Negative energy price spikes can be halved, says Davey

Climate change polices could slash volatility in global oil, gas and coal prices by 50% by 2050, energy secretary Ed Davey has claimed.

This bold statement follows the unveiling of Government commissioned report, which revealed how negative oil and gas price spikes could be reduced by using low-carbon forms of electricity generation, such as renewables, carbon capture and storage (CCS) and new nuclear.

Energy efficiency was also shown to play a major role in managing price variations, according to the analysis by Oxford Economics.

Speaking today (May 18) Mr Davey said: "The more we can shift to alternative fuels, and use energy efficiently, the more we can ensure that our economy does not become hostage to far-flung events and to the volatility of market forces.

"Every step the UK takes towards building a low-carbon economy reduces our dependency on fossil fuels, and on volatile global energy prices. The more we can shift to alternative fuels, and use energy efficiently, the more we can ensure that our economy does not become hostage to far-flung events and to the volatility of market forces."

Following transition to the low-carbon economy, the report claims that the negative impacts of energy price shocks could be halved in four areas, which include; business investment, inflation, domestic energy bills and unemployment.

The Renewable Energy Association (REA) welcomed the report, but warned it is only a "first step" towards better understanding of renewables investment and energy efficiency.

REA chief executive Gaynor Hartnell, said: "Clearly investing in renewables and energy efficiency will help protect the economy against increasing and volatile fossil fuel costs. Householders and businesses will benefit even more if they become more energy efficient and produce their own renewable energy."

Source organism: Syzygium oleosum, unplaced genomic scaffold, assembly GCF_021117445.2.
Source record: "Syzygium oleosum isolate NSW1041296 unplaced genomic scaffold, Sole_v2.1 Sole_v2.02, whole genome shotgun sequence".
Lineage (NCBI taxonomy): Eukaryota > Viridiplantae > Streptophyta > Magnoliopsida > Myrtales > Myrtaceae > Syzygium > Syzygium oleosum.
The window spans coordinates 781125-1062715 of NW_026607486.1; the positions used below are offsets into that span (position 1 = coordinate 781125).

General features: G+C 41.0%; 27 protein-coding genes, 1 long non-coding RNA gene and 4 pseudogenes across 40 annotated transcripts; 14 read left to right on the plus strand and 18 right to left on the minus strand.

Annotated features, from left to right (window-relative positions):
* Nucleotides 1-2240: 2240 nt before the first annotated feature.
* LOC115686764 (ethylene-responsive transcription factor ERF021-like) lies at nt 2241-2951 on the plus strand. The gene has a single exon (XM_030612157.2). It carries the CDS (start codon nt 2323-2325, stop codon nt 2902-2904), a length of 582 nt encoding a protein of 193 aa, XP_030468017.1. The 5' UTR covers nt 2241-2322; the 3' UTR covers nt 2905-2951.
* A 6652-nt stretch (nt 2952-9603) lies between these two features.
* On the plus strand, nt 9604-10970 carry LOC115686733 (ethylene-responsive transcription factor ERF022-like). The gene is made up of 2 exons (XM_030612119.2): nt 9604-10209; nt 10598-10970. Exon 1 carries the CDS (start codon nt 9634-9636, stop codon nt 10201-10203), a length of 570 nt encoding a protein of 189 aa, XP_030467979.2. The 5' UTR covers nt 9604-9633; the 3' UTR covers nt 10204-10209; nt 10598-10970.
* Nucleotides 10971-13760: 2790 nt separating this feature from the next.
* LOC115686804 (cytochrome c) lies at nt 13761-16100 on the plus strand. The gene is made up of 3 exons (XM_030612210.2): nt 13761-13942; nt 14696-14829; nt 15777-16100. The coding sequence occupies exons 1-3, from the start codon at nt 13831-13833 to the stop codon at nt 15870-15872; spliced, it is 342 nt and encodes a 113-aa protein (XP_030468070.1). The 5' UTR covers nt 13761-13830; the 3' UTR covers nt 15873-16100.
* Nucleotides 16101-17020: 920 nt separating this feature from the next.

However, she added that the REA would also like to see the Government also audit the impact on employment, export earnings, increased tax revenues, improved balance of trade, greater energy security and increased choice and competition in the energy markets.

Renewable energy consultancy WSP Future Energy global managing director David Nickols also welcomed the report, but warned that investors "need to see a consistent government message across all departments in support of its long-term energy strategy in order to have the confidence to invest in UK renewables".

He said: Moving to a large proportion of renewable power (electricity and heat) generation within a diverse energy mix will reduce emissions, increase security of supply and improve affordability and energy cost predictability for the longer term, as well as creating jobs and generating exports."

Next week, the Government is set to publish its draft Energy Bill, which will set out how the UK's electricity market can be reformed in order to "keep the lights on", costs down and reduce air pollution.

It will also set out how the UK can attract the £110bn of investment required to build new low-carbon plants.

Carys Matthews


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